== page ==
Last time I saw him, he looked pretty beat. He walked with a cane and joked that it was a “songwriting injury.” Afterwards, my wife and I chatted with Verlon Thompson, his phenomenal longtime guitar player, who told us about the immense load of health struggles Guy was going through. This was six years ago, I guess, here in Portland, and probably the last time he traveled that far for a gig.
The morning after the show, we attended a songwriting workshop he gave in the hotel where he played. He basically just sat there and did his songs. Vince Gill was standing in the back of the room, just another fan until Guy pointed him out. When it was done, I walked up to Guy and asked him to sign my guitar. He was a big man, had a white mustache at this time, and a permanent squint, and looked for all the world like the protagonist of his great song, “The Last Gunfighter Ballad.” Formidable is the word.
Whenever I saw Guy, I was always disappointed not to see more younger people there. Townes Van Zandt has become a hipster icon since his untimely death, but whenever one of his friends and peers – Guy, Joe Ely, Billy Joe Shaver – comes to town, it seems like most of the hipsters stay home, like they’d rather adore an icon whose death has preserved him in amber than to be faced with an actual old man with a song to sing, where they might have to sit in folding chairs alongside NPR guys in ponytails and old hippie mamas.
Not to sound bitter. Guy and Townes were best friends, but very different artists. If I had to be pat about it, I’d say that Townes was an impressionist and Guy was a realist, but then I could name a few songs where they reversed those roles. Or that Townes was a poet and Guy a masterful short-story author. When I think of Guy’s songs I think of clearly-drawn slices of life, bright and vivid, so real they break your heart. A song about being a kid and observing the first diesel engine train pass through Texas could easily be a routine type of country song – a “train song” – but Guy fills the tune with details and characters that succeed not only in bringing it to life as a realistic picture, but also give it a subtle mythological resonance: the passing of one age to another.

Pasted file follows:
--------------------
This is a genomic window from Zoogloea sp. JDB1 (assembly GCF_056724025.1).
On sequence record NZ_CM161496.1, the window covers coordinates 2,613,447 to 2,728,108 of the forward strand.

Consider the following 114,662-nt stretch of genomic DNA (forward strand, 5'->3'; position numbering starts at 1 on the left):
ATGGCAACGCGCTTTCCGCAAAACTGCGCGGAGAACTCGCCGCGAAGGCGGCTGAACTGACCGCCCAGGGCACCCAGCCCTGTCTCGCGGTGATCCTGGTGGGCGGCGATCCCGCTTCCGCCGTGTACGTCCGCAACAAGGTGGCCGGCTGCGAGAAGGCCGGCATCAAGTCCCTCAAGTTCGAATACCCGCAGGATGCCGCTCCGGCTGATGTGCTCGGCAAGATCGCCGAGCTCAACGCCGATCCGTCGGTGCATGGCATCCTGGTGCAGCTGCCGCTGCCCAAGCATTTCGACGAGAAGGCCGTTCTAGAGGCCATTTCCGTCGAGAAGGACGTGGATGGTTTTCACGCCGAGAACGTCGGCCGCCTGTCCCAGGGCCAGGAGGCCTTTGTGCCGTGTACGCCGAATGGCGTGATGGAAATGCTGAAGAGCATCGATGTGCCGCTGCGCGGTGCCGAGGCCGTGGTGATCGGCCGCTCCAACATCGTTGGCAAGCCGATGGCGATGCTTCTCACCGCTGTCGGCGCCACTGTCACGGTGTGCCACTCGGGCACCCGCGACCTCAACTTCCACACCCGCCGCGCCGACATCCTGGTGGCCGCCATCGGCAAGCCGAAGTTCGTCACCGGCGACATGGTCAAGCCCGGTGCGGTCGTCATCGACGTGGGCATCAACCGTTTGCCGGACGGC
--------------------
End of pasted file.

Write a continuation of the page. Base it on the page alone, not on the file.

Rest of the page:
Now bein’ six years old
I had seen some trains before
so it’s hard to figure out
what I’m at the depot for.
Trains are big and black and smokin’,
steam screamin’ at the wheels.
Bigger than anything there is,
at least that’s the way she feels.
Trains are big and black and smokin’,
louder than July Four
but everybody’s actin’
like this might be somethin’ more
than just pickin’ up the mail
or the soldiers from the war.
This is somethin’ that even Old Man
Wileman never seen before.
And it’s late afternoon
on a hot Texas day.
Somethin’ strange is goin’ on
And we’s all in the way.
That’s one song, and if I kept going I’d be writing all day. Guy Clark was like some kind of combination of Mark Twain, Raymond Carver, Louis L’Amour and Jesse James. And a hell of a guitar player. His loss resonates as deeply as any other this year, through the halls of music and poetry.
And that old time feeling goes sneakin’ down the hall,
like an old gray cat in winter, keepin’ close to the wall.
And that old time feeling comes stumblin’ up the street,
like an old salesman kickin’ the papers from his feet
And that old time feeling draws circles around the block,
like old women with no children, holdin’ hands with the clock.
And that old time feeling falls on its face in the park,
like an old wino prayin’ he can make it till it’s dark.
And that old time feeling comes and goes in the rain,
like an old man with his checkers, dyin’ to find a game.
And that old time feeling plays for beer in bars,
like an old blues-time picker who don’t recall who you are.
And that old time feeling limps through the night on a crutch,
like an old soldier wonderin’ if he’s paid too much.
And that old time feeling rocks and spits and cries,
like an old lover rememberin’ the girl with the clear blue eyes.
And that, folks, is how it’s done. Rest easy, Maestro.